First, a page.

The timing couldn’t have been more perfect for Ceres resident Alicia Galván.
The Churintzio, Michoacán, México native became a U.S. citizen on Oct. 23, a day after the deadline to register to vote in the Nov. 6 mid-term election.
However, because she – and 1,003 other Valley residents – became naturalized, she can go to the Stanislaus County elections office with her naturalization certificate up through Election Day and get a ballot.
After listening to Fresno City Council Clerk/Registrar of Voters Brandi L. Orth explain the process, Galván planned on registering to vote as soon as she drove back to Modesto.
“For a better future,” said Galván of the importance to vote in the next elections.
Galvan, 53, has been living in the United States for almost 30 years.
“So your citizenship now provides you with honor and duty to vote,” Orth told the 1,004 people representing 50 countries – including México, India, Philippines and El Salvador – who became new U.S. citizens at the U.S. Citizenship and Immigration Services (USCIS) monthly ceremony at the Convention Center’s Valdez Hall.
“And we have an election in two weeks. Two weeks from today,” said Orth, adding that “in order to vote you need to complete a voter registration form” as she held one of those registration forms with her left hand.
The new U.S citizens could pick up one of those forms on site when they went to receive their naturalization certificate after the ceremony or from one of the nonprofit organization that were on site to help people fill out the forms to register to vote.
“Family and friends, hopefully, you can help your new citizens (fill out the forms),” Orth said.
However, because of the midterm election in less than two weeks away, the process for the new citizens to register to vote is a little bit different this time.
“When you register, you have to go in person to the election office in the county where you live,” said Orth, then asked how many of them live in Fresno County. “Good, so you are going to be visiting me. And I am only about two and a half blocks away.”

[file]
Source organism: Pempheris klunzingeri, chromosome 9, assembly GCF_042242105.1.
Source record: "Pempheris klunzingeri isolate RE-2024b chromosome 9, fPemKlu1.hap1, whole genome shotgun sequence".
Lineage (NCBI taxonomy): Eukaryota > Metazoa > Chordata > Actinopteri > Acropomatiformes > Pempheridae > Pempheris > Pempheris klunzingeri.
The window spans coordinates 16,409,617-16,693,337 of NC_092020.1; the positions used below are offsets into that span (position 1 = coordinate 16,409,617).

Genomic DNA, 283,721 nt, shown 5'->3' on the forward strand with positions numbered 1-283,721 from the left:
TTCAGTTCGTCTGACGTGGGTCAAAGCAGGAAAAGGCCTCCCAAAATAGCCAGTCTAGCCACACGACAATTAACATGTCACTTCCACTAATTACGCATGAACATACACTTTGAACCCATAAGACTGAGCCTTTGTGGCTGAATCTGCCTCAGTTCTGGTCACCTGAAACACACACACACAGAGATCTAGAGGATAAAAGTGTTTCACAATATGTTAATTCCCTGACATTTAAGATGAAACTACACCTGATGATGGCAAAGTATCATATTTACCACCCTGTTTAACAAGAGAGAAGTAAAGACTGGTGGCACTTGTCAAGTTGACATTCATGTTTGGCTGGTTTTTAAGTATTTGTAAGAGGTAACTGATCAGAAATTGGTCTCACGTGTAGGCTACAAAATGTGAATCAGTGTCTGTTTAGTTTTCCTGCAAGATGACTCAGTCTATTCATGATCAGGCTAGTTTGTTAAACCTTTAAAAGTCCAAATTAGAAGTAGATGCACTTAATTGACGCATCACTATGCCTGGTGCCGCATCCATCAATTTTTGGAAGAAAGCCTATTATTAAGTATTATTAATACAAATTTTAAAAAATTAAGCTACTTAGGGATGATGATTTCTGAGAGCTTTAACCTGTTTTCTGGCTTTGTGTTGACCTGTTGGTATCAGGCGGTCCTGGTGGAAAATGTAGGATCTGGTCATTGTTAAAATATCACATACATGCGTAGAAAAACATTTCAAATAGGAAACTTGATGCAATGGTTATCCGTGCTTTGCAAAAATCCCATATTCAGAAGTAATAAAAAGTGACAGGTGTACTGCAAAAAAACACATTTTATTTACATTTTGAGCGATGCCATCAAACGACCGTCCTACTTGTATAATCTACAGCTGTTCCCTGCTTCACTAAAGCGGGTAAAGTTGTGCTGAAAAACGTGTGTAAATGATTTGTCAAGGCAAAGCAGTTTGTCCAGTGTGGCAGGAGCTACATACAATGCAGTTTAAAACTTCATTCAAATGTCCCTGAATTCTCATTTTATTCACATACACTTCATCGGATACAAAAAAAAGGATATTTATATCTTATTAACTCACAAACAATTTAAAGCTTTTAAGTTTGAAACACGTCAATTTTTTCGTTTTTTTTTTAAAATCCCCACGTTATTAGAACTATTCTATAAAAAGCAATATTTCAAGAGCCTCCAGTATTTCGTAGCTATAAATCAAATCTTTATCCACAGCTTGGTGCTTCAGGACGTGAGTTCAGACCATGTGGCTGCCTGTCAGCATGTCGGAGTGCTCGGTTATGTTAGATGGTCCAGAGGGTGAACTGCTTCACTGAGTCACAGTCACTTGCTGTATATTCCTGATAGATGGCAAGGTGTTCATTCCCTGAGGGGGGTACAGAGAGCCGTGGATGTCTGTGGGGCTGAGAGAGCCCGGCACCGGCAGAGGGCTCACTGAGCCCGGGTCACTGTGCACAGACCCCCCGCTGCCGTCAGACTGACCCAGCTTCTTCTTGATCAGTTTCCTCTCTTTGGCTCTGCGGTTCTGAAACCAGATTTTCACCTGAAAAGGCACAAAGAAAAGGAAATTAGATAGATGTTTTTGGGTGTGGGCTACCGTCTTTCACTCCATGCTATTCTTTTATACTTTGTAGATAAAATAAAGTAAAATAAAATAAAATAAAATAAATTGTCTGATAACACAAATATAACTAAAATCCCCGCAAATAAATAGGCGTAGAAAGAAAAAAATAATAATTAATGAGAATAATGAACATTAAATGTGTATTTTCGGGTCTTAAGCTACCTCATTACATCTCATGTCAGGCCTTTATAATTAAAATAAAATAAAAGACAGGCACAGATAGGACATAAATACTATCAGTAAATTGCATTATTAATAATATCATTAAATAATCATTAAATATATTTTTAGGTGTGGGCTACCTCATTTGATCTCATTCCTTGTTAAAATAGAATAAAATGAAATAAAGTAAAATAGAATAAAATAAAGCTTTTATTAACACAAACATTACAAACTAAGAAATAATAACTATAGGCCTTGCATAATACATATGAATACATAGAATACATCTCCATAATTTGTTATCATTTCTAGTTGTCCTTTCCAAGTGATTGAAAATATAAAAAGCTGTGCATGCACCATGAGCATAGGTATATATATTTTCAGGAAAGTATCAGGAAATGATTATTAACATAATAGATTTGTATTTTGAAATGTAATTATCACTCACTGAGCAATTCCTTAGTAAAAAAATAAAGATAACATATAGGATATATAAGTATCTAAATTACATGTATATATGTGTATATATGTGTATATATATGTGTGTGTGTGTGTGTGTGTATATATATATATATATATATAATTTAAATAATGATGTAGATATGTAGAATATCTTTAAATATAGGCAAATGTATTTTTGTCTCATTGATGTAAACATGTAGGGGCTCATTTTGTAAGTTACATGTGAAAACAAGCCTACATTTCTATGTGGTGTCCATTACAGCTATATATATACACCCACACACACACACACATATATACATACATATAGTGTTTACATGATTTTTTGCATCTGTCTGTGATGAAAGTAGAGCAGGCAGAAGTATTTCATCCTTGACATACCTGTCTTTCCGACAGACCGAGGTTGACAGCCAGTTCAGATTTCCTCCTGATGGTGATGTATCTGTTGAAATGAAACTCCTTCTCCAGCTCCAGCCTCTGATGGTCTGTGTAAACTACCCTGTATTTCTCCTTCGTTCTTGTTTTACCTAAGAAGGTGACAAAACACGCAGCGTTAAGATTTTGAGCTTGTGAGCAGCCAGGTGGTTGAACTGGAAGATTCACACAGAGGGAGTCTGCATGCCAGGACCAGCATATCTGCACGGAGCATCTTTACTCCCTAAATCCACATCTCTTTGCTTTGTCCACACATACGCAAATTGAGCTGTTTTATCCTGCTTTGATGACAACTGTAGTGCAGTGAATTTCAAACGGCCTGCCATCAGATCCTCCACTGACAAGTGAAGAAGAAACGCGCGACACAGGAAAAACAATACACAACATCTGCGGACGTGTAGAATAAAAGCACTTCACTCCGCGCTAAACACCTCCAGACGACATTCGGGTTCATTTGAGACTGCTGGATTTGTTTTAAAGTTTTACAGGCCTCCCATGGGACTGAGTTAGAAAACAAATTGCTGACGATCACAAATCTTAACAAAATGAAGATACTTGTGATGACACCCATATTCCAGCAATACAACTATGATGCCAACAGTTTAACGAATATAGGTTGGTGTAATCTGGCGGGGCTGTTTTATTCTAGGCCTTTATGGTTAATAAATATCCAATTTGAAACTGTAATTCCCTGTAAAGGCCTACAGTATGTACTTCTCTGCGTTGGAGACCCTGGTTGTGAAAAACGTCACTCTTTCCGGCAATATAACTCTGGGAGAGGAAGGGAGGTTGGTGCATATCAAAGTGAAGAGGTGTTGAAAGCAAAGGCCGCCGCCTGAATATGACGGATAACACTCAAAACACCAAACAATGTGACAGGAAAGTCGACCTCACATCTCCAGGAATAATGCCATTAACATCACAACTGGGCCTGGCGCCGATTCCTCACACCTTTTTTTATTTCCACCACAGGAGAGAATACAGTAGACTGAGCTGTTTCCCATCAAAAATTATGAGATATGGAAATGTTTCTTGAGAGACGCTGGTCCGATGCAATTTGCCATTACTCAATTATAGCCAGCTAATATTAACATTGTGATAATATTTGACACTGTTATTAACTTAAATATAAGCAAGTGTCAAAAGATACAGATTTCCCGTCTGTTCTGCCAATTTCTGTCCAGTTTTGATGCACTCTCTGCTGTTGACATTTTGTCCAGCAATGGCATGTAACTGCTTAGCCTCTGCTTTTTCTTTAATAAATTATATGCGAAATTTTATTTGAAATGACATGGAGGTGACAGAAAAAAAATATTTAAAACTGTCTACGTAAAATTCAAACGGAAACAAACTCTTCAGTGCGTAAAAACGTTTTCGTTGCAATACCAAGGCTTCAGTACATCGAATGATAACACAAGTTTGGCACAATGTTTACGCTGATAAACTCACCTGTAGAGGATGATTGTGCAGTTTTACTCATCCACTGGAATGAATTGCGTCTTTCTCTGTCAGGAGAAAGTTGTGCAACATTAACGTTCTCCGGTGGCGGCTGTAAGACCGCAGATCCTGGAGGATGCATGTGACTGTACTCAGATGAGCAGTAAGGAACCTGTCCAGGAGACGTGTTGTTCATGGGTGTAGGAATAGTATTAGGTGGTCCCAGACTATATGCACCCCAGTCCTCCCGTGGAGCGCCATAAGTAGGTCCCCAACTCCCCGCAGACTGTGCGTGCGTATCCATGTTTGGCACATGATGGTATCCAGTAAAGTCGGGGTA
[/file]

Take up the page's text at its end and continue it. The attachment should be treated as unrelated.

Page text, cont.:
Orth said those who live in other counties such as Merced, Madera, Kern, or Stanislaus, that is where they need to go to register to vote.
“The process would still be the same. You complete your registration card, you go into their office, you take your naturalization certificate and they will immediately register you and give you a ballot to vote,” Orth said. “And you can do that starting today, up to and including all the way through election day, November 6.”
“So we welcome you as new voters, we welcome as new citizens and we are looking forward to meeting you individually right down the street,” Orth said.
The ceremony included keynote speaker Wachong Yang, from Modesto, who also became a U.S citizen at the Valdez Hall back in the 2000s.
In his speech, Yang encouraged all new citizens to register to vote.
Víctor Hugo Orozco, who arrived to the United States in the 1990s, is one of the 581 people from México who became an U.S citizen and who is looking forward to vote on Nov. 6.
Orozco, who lives in Bakersfield and is originally from Puruándiro, Michoacán, México said is very important to vote.
“As I have said, it is to assert our rights,” Orozco said, adding that by voting people can elect “better representatives in order to obtain a better quality of life and give us better respect as citizens.”
Diana Rosales, who has lived in the U.S. since 2004, was happy to hear the news from Orth about being able to register to vote all the way through election day.
“Voting is important,” said Rosales, who is originally from Mazatlán, Sinaloa, México and lives in Bakersfield. “Now as new citizens, for an improvement for the state and for all Latinos.”
Where are they from
1. México, 581;
2. India 133;
3. Philippines 63;
4. Laos 32;
5. El Salvador 18;
6. China and Iran 14 each;
7. Iraq and Yemen 12 each;
8. Canada and Syria 9 each;
9. Guatemala 8;
Also: Colombia, Costa Rica, Dominican Republic, Jamaica, Nicaragua, The Bahamas and Venezuela 1 each; Cuba and Honduras 2 each; and Perú 3.